Take the 2-minute tour ×
Stack Overflow is a question and answer site for professional and enthusiast programmers. It's 100% free, no registration required.

I have a simple piece of code that periodically writes data to a fd that's passed to it. The fd will most likely be a pipe or socket but could potentially be anything. I can detect when the socket/pipe is closed/broken whenever I write() to it, since I get an EPIPE error (I'm ignoring SIGPIPE). But I don't write to it all the time, and so might not detect a closed socket for a long time. I need to react to the closure asap. Is there a method of checking the fd without having to do a write()? I could then do this periodically if I'm not writing anything.

share|improve this question
2  
select, poll, and epoll will all tell you –  William Pursell Feb 9 '12 at 14:03
    
Thanks for the answer, but I'm not sure how to make this work with pipes. I've tried a select() call with my fd in the write and except fdsets, and the result of the call does not change when the pipe is broken (always return my fd in the write set). I've also tried poll() with all events set and again there's no difference. –  gimmeamilk Feb 9 '12 at 14:47
    
Do not push your fd into the write fdsets. Only the except one. –  yves Baumes Feb 9 '12 at 14:49
    
Tried that, no luck with pipes. –  gimmeamilk Feb 9 '12 at 14:54

3 Answers 3

up vote 6 down vote accepted
struct pollfd pfd = {.fd = yourfd, .events = POLLERR};
if (poll(&pfd, 1, whatever) < 0) abort();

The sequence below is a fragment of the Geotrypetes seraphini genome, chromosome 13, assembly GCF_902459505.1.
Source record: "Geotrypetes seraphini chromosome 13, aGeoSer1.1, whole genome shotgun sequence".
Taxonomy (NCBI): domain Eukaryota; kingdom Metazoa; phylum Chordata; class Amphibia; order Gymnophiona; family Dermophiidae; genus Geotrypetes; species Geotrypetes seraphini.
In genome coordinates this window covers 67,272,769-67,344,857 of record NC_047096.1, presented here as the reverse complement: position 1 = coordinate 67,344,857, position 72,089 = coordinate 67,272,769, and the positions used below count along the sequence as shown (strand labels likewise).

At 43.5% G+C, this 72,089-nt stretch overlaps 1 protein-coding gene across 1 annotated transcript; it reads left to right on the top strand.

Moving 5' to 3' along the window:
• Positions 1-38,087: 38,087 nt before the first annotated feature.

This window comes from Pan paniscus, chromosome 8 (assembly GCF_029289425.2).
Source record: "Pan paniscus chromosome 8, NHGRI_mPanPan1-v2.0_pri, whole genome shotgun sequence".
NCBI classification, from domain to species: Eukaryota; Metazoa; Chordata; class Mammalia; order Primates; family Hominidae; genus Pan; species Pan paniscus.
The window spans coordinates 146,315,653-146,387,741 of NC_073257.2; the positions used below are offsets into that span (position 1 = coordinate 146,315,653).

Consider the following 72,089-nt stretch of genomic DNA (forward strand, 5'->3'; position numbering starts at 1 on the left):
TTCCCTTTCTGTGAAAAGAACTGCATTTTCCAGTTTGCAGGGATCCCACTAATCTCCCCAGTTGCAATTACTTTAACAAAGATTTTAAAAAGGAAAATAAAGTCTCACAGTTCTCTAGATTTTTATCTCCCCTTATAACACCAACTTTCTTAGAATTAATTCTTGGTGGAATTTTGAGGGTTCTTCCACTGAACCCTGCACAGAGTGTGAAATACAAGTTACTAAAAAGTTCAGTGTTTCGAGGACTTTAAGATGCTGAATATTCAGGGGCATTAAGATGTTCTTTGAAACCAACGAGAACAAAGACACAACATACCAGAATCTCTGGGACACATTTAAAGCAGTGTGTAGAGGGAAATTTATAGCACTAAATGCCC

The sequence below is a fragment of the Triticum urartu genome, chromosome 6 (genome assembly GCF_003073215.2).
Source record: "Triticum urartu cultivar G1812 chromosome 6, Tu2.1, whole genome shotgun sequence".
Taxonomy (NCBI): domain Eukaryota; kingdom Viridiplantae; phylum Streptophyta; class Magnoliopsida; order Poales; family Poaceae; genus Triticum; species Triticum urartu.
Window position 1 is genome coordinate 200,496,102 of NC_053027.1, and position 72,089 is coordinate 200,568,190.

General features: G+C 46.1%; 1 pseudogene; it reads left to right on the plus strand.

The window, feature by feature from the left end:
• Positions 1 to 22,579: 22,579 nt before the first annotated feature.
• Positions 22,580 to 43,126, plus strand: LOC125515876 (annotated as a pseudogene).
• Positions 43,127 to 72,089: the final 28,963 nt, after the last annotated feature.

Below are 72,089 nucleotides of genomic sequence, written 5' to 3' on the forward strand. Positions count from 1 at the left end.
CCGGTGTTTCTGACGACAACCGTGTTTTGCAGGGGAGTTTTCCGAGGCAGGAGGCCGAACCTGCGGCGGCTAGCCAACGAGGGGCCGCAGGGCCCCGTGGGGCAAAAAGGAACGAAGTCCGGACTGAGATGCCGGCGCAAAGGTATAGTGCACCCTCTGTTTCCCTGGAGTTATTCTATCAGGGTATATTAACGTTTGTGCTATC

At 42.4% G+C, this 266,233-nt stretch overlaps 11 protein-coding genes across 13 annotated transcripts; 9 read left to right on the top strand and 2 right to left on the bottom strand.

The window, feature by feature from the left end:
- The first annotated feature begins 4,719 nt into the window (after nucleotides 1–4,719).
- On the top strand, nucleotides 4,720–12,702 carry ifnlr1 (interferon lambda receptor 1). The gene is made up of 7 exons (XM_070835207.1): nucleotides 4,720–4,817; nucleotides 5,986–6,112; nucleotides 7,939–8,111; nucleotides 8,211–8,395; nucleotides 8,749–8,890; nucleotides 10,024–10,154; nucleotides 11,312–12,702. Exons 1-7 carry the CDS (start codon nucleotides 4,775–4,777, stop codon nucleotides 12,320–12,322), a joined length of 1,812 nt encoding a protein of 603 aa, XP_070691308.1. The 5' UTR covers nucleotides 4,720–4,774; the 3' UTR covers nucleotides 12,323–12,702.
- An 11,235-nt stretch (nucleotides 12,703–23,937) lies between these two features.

if (pfd.revents & POLLERR) printf("pipe is broken\n");

This does work for me. Note that sockets are not exactly pipes and thus show different behavior (-> use POLLRDHUP).

share|improve this answer
    
Aha! I had a typo and was checking events on the way out instead of revents. Many thanks, this worked great. –  gimmeamilk Feb 9 '12 at 15:38
1  
Great answer. I am too much accustom to select() call. I must definitively try to evolve on that point. +1 –  yves Baumes Feb 14 '12 at 8:06

Try with select and its errorfds parameter:

int **select**(int nfds, fd_set *restrict readfds,
      fd_set *restrict writefds, **fd_set *restrict errorfds**,
      struct timeval *restrict timeout);
share|improve this answer
1  
Thanks, but I tried adding my fd to the exception set and couldn't get it to behave differently when the pipe was broken. (It might work fine with socket; I haven't tried yet since my current setup gives me a pipe) –  gimmeamilk Feb 9 '12 at 14:51

Nice answers, I like them... I also need to get out of the select habbit and into the (e)poll.

Here's some more traditional methods, if you need them:

/* check whether a file-descriptor is valid */
int fd_valid(int fd)
{   
    if (fcntl(fd, F_GETFL) == -1 && errno == EBADF) return FALSE;
    return TRUE;
}       

This one attempts to duplicate the socket/fd. It a lot simpler than in looks, I left a lot of debug in.

/* check a file descriptor */
int fd_check(int i) {
    int fd_dup = dup(i);
    if (fd_dup == -1) {
        strcpy(errst, strerror(errno));
        // EBADF  oldfd isn’t an open file descriptor, or newfd is out of the allowed range for file descriptors.
        // EBUSY  (Linux only) This may be returned by dup2() during a race condition with open(2) and dup().
        // EINTR  The dup2() call was interrupted by a signal; see signal(7).
        // EMFILE The process already has the maximum number of file descriptors open and tried to open a new one.

        if (errno == EBADF) {
            return FALSE;
        }   

        return TRUE;
    }   
    close(fd_dup);
    return TRUE;
}   
share|improve this answer

Your Answer

 
discard

By posting your answer, you agree to the privacy policy and terms of service.

Not the answer you're looking for? Browse other questions tagged or ask your own question.